The pandemic has affected all of us, some more than others. At Saint Joseph University the contact tracing team is working hard to stop the spread of COVID-19. The university is taking measures to keep students safe during this strange semester. One way they are going about keeping the community safe is by making students who have been in direct contact with someone with COVID to self-isolate. While the university is focused on trying to test students, quarantine students, and keep the campus open and safe, some students are struggling with their mental health more than others. 

Students who are asked to Self-isolation at Saint Joseph university are not allowed on campus for 14 days if you are a commuter, for students who live in a residential building, they will be asked not to leave their rooms for 14 days as well. For students who live in residential buildings get food and other essentials delivered to them. It is clear that although everyone is affected by the pandemic, students who are asked to quarantine or self isolate especially are struggling. 

Quarantining while still in an in-person class can take a toll on students, even though it’s the safest way for themself. Students who have had to isolate themself are struggling to keep up with in-person classes.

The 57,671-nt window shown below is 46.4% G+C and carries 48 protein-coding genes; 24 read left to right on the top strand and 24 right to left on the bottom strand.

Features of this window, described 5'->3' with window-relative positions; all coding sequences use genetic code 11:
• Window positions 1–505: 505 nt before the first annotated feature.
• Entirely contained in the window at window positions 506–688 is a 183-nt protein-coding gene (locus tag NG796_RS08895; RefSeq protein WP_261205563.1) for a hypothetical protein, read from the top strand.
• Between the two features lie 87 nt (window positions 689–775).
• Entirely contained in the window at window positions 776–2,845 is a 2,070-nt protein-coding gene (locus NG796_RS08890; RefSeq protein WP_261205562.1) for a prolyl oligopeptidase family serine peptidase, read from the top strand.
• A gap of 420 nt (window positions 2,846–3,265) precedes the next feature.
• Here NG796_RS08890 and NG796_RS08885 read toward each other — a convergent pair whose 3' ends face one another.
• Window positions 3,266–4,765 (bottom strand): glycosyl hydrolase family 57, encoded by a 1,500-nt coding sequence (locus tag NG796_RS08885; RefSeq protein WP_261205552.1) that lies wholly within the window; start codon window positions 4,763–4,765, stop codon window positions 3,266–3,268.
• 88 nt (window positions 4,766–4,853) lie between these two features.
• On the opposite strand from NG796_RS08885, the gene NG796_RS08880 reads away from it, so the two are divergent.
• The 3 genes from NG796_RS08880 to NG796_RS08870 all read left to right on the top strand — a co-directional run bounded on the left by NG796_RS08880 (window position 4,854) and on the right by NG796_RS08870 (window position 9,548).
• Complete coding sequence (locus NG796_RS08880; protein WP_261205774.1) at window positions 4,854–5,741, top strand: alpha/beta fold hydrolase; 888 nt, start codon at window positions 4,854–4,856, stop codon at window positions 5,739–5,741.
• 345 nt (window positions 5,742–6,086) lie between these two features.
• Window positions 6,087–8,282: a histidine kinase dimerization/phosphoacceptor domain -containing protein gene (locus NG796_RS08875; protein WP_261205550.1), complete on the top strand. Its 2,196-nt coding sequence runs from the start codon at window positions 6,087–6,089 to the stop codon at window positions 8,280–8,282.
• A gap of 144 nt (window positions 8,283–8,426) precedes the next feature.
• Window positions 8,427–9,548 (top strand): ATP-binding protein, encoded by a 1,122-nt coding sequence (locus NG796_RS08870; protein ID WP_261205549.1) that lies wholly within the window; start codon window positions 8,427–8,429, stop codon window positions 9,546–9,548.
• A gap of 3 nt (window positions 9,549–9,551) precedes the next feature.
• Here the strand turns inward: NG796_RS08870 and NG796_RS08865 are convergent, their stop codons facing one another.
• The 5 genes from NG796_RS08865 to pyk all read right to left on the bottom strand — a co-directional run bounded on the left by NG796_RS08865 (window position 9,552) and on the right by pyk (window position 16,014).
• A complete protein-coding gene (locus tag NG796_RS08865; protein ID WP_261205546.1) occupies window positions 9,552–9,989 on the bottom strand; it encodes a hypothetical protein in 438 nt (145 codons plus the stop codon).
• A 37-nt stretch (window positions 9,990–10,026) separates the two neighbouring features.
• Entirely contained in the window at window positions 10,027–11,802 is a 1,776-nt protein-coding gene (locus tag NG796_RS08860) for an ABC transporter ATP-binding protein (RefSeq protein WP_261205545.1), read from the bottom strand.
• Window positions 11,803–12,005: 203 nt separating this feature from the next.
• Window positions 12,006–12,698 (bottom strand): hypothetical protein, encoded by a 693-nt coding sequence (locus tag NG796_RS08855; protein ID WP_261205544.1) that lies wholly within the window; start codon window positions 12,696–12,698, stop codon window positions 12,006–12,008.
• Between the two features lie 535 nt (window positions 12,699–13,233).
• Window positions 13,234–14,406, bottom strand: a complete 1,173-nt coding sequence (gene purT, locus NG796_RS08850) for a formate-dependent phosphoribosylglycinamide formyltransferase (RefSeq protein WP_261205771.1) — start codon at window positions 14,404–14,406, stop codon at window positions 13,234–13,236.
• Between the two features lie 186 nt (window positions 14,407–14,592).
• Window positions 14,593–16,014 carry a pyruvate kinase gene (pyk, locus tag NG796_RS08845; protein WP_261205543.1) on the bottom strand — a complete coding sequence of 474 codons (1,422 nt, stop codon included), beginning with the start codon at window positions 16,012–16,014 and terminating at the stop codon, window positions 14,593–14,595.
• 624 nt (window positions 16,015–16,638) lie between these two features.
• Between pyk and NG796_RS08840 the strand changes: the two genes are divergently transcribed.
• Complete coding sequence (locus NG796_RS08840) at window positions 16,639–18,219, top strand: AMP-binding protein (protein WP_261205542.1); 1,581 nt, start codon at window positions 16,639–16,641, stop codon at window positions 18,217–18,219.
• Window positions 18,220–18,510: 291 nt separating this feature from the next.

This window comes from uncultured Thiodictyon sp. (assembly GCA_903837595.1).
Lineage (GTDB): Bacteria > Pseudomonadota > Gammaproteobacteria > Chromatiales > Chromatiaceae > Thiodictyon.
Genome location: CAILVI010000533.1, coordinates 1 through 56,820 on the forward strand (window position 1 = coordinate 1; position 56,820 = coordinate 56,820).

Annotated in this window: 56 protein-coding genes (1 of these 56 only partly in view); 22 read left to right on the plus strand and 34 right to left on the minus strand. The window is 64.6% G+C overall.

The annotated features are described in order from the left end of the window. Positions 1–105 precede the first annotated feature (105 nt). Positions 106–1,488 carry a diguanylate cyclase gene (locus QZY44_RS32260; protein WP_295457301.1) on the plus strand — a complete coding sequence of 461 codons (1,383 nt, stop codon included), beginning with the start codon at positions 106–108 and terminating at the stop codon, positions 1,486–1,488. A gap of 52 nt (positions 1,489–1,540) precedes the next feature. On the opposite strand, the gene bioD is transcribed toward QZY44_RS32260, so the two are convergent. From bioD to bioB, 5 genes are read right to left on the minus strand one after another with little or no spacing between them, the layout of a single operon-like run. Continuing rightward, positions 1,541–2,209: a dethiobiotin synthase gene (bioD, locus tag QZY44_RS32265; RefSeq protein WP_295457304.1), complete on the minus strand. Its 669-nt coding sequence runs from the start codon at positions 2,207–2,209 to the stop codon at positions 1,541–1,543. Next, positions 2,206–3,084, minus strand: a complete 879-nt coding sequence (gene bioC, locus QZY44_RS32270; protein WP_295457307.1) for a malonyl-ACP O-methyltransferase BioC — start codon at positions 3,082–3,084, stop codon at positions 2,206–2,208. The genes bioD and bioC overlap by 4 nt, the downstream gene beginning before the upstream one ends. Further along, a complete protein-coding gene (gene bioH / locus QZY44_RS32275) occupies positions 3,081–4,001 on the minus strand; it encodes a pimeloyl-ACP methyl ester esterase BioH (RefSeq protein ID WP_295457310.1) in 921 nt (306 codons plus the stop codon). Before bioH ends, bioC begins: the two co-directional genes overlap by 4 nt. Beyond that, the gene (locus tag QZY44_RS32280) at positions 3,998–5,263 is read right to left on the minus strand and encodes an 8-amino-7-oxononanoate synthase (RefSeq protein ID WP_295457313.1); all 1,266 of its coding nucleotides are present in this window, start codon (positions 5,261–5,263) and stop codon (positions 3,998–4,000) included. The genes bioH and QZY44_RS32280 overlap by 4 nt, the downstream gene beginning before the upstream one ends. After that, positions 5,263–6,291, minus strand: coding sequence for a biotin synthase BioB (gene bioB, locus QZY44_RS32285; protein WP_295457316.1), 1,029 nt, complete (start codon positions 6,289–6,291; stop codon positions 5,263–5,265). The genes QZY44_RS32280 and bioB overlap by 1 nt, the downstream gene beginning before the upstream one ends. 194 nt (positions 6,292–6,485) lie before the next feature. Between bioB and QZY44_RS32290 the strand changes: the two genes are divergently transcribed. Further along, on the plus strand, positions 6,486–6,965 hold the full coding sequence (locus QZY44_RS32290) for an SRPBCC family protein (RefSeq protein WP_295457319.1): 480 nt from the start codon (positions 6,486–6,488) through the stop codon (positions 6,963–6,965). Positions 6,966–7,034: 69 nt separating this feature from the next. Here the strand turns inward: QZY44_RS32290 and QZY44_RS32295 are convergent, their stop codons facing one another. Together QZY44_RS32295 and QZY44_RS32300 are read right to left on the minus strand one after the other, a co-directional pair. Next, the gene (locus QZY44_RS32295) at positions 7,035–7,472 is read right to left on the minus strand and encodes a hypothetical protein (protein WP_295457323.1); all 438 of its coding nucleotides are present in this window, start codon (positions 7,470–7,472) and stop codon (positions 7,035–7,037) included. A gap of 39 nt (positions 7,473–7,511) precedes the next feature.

We spoke with a couple of students who have been through the process of self-isolation so far this semester and almost every one of them had the same responses. “It was the worst 14 days of my life, I was pretty much close to losing my mind” – said a junior student. 

“They ask you to isolate yourself with basically no support, there were days in self-isolation that I thought that I was going crazy. I’m taking 3 classes in-person. Some professors have been really helpful but right now I’m playing catchup in my classes” – a sophomore student said. 

While it is true that the University is working hard to keep everyone safe during this uncertain time, the focus should not only be on stopping the spread of the virus. There also have to be some measures put into place to help students’ mental health during isolation and quarantine. What difference does it make if we stop the spread of COVID-19 and have a wild spread of mental health issues?

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